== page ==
Intake Project Could Meet Other Needs
To the Editor:
The following open letter was addressed to the Washington Suburban Sanitary Commission.
Re: Potomac Submerged Channel Intake
Thank you for asking for community participation in the planning and decision-making process for the middle river intake at the Potomac WSSC water filtration plan. I am aware of the need for cleaner water provided by a mid-river intake and for possible future capacity increase. I understand that the existing intake will continue to be used and maintained and that WSSC will have the option of pulling water from either source.
My main concern and desire are that the design will take into consideration the long-term use of the park and surrounding environment and that WSSC will leave our park even better after this project is completed. I have lived near Swain’s Lock all my life and continue to enjoy the canal 3-4 times a week having grown to love this resource since childhood.
I observed the reconstruction of the current intake in 1989. The project impressed me as a particularly well-designed civil infrastructure undertaking. A unique feature of the design (which I hope can be repeated) was the open view of the construction throughout all phases of construction without undermining security or safety. I only remember a few days that the tow path or canal was closed.
A key element of the “award-winning design” was that whatever was visible of the intake would have to be attractive, accessible, and educational, and the project was a real success from that point of view:
A tasteful monument out of view of the towpath informs visitors of the Potomac water shed.
Private benches allow peaceful views of the river.
An overlook now used for good fishing.
A stair path leads to benches above the intake that allow for long views up and down the river.
Everything is mostly hidden by earth berms, new landscape and reforestation.
Every visible surface tells a story to the visitor about the river such as past flood stage levels, etc.
In 2002 after the 9/11 attack, WSSC took precautions and put up an unsightly security fence around most of the structure which undermined the intent of the original design. It is important to the success of the new project and the community that this kind of a creative yet still safe and secure design be incorporated in the revised intake, and that the finished project be an improvement to the park or, at least, not a detriment.
I know that NPS with EA Engineering Science and Technology have done a very detailed study of the environmental effects of the project and have suggested recommendations to minimize impact and long-term recovery. The National Park Service (NPS) team has also carefully quantified the costs to the park of impact to visitors and maintenance during this project.
All of us, US citizens as well as international visitors to the C & O National Historic Park (NHP), pay with our taxes and fees paid at certain access points along the park to protect this great resource. Building this mid-river intake will incur costs to our park which I know WSSC recognizes. NPS with Chris Stubbs’ oversight has come up with a very reasonable estimate for these elements on a project of this scale. His estimate of approximately 6 million for the C & O canal National Park is a beginning. Beyond protecting the park from the impacts from the new river intake, the C & O NHP is seriously in need of additional attention. As a builder myself for 40 years, I can tell you knowledgably that this would be the most effective time to make the repairs and do the deferred maintenance projects that are needed. Because the C&O NHP’s centrality to our nation’s capital, WSSC would be making an outstanding contribution if it would help correct these problems at the same time that it would be gaining access to the river. Some of these projects could include:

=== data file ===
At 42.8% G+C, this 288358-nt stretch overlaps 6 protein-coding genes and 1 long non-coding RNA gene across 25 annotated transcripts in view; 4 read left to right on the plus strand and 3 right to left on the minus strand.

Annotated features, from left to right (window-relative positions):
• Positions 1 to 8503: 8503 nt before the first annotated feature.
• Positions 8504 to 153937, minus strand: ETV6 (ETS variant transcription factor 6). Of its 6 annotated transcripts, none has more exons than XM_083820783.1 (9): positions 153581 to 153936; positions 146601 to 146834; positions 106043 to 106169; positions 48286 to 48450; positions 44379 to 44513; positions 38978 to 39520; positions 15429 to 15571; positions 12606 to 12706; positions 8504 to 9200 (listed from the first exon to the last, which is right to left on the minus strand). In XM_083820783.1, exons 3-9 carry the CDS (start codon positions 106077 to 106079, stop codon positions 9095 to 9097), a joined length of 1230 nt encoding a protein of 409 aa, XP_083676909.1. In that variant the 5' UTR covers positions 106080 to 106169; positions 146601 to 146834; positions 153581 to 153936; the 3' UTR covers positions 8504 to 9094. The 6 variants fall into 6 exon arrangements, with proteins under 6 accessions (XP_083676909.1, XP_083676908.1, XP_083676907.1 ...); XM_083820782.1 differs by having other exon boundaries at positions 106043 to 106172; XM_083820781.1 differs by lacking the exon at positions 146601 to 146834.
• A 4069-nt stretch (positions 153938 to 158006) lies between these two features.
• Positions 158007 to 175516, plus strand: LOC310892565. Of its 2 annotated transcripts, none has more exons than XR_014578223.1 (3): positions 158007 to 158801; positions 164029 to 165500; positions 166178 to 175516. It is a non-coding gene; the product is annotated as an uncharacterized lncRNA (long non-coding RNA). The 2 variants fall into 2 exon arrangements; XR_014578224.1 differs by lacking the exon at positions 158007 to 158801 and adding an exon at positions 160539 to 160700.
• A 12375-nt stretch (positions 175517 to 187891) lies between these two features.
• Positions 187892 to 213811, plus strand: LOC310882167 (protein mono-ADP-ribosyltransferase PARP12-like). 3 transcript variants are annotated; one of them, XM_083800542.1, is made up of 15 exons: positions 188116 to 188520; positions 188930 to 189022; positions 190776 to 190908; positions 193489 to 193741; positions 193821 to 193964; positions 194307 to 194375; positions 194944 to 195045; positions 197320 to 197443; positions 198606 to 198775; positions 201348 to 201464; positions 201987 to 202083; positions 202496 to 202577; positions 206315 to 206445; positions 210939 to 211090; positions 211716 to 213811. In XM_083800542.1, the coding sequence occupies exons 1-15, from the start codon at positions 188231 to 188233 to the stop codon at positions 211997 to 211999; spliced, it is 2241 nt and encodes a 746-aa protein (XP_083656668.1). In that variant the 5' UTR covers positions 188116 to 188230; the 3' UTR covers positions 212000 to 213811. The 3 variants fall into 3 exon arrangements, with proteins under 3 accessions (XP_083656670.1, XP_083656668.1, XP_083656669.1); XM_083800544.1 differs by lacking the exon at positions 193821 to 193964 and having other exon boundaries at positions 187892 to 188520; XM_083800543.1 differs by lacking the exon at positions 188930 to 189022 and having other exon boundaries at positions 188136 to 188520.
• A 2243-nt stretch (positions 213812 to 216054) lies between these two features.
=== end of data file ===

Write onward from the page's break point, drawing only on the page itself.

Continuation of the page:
Repairs to the Seneca weir wall at the canal water intake at Violet’s Lock.
Dredging of the canal between Swains and Pennyfield Lock.
Updates and repairs to the river flood plain and minor repairs to wash outs.
Watering of the section of the canal from Violets to Seneca Creek.
The damage at the Violets Lock canal intake has made maintenance of the water levels of the canal almost impossible. There are weeks that the Mercer Canal Boat at Great Falls cannot run at all, frustrating thousands of visitors. Dredging would make it possible to extend the Mercer’s range through Swain’s Lock. I know from my experience that these projects would be much more easily done now by a contractor prepared to take on the new mid-river intake and would be a relatively small line item in the estimates for that project. I would hope that WSSC would step up as good civic citizens to support and improve our national park.
As suggested by West Montgomery County Citizens Association, I too would like to see improvements to the Watts branch watershed and its storm water management. This will take long-term planning and perseverance. Thanks are already due to the MC Department of Permitting regarding enforcement of increased run-off standards for new construction and remodeling. Most of the Watts Branch watershed is fully developed, and yet we still can and should do better.
Friends of the Great Falls Tavern and the C & O Canal Trust have made great strides in raising monies to address needed repairs, but it can never fully meet the need. I hope WSSC will take this opportunity to make a notable commitment to helping make the C&O NHP the treasure that we can again be proud of.
Hopkins & Porter